Spanish trade associations and companies have united in a bid to reverse a new sugar tax on soft drinks introduced in the Catalonia region.
A dozen entities have urged to the Spanish government to go to the constitutional court and repeal the tax, as they claim it infringes on the country’s market unity law, which aims to reduce barriers to trade across Spain’s regions.
The tax was introduced in May and hit a range of products including energy drinks, flavoured water, milkshakes and juice made from concentrate.
The tax rate depends on the amount of sugar content in the beverage: drinks that have between 5g and 8g of sugar per 100ml have risen by €0.08 per litre; those with over 8g per 100ml have gone up by €0.12.
The Catalan regional government introduced the measure in a bid to improve public health by reducing sugar consumption on the advice of the World Health Organisation (WHO).
The aim is to change the habits of not just consumers but also producers.
Catalan minister for agriculture Meritxell Serret yesterday defended the need for the tax and said she will ‘seek a better dialogue with the business sector’ to show that the tax ‘is not against its interests’.
While the levy could raise as much as €41 million a year, companies in the soft drinks sector have argued that the measure will hit the region’s poorest families hardest and that efforts have already been made to reduce the amount of sugar in drinks.
The Soft Drinks Association in Spain (Anfabra) said the sector feels discriminated against as other products contain added sugars yet are not affected by the tax. A spokesperson from the organisation said the tax is ‘regressive, discriminatory and ineffective in changing lifestyle habits’.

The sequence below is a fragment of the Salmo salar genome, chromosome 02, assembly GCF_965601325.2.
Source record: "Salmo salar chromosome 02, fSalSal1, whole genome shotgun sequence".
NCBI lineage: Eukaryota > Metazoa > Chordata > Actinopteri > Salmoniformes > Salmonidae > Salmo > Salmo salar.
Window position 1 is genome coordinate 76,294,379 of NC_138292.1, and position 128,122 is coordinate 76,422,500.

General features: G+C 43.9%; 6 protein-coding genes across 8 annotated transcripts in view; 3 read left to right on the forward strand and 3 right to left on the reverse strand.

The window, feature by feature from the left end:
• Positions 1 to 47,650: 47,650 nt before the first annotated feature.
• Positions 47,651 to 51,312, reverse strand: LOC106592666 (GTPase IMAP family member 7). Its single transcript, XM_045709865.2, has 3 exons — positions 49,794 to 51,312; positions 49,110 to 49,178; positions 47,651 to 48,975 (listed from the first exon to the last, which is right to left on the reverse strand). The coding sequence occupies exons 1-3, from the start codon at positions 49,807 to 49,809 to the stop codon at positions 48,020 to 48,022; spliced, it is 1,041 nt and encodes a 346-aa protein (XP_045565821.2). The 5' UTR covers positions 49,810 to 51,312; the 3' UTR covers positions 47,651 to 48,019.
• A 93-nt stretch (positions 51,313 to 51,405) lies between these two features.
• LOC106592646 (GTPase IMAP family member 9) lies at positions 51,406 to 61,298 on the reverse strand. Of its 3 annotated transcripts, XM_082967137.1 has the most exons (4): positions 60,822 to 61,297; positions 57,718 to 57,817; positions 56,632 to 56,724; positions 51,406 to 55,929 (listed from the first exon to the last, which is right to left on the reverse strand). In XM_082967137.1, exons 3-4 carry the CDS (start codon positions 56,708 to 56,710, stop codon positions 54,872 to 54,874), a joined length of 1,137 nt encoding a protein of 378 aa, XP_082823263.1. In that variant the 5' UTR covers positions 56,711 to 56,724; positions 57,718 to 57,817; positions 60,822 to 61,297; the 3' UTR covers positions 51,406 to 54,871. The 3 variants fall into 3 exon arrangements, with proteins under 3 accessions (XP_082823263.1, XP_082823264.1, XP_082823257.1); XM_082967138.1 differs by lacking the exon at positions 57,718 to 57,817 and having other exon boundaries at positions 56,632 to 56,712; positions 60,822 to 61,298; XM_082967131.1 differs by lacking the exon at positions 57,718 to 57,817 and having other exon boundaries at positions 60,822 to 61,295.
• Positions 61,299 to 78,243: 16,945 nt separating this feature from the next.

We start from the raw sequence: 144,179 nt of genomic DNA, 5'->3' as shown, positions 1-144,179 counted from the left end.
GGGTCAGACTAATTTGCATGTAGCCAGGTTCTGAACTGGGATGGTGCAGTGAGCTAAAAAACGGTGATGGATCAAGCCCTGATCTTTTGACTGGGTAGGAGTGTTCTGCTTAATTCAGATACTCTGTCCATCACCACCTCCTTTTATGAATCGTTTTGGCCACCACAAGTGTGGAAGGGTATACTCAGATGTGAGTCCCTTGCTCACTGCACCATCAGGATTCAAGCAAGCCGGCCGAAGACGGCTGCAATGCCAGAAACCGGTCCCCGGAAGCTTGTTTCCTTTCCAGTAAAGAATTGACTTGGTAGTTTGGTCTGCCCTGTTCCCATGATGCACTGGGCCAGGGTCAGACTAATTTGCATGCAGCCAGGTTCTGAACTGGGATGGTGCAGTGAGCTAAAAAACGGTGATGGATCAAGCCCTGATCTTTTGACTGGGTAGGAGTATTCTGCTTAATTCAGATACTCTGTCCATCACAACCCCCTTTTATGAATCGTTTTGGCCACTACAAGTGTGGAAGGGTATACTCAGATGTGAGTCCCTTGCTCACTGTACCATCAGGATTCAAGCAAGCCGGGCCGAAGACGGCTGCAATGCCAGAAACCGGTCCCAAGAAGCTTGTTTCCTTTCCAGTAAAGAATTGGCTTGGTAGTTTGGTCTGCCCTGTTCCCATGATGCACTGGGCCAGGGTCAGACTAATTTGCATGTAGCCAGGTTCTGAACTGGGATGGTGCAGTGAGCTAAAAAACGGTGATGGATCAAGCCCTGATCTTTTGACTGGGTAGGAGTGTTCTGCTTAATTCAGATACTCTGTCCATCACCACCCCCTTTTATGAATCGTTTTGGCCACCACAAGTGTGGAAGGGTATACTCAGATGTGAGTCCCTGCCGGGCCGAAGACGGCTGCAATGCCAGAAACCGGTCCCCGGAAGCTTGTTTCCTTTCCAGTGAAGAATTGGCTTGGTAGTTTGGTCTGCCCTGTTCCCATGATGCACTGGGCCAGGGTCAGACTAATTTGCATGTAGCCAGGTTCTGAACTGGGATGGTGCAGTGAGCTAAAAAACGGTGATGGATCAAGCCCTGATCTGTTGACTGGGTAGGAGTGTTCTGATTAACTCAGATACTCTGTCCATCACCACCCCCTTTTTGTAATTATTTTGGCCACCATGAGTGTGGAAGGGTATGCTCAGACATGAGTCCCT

Anfabra, which represents companies such as Coca-Cola and Pepsi, now leads the push to repeal the tax, supported by many of Spain’s major supermarkets.
The report presented to the national government claims the tax affects the free movement of goods and services and that distribution companies could relocate to avoid paying.
Spain’s central government last year tried to introduce a similar tax last year which was quickly scrapped.
In February, the now CEO of Coca-Cola James Quincey said that taxes on sugary drinks ‘haven’t really made a difference to the industry’, referring to measures introduced by countries like France and Mexico.
The UK government announced plans last year to introduce a levy on sugary drinks which it predicted would raise around £520 million. Chancellor Phillip Hammond revealed in March that the measure would in fact bring in only £380 million for the treasury as ‘producers are already reformulating sugar out of their drinks’.
Last year, the WHO urged governments around the world to introduce a tax on sugary drinks, claiming that a 20% hike would reduce obesity and diabetes by a similar amount.
© FoodBev Media Ltd 2022
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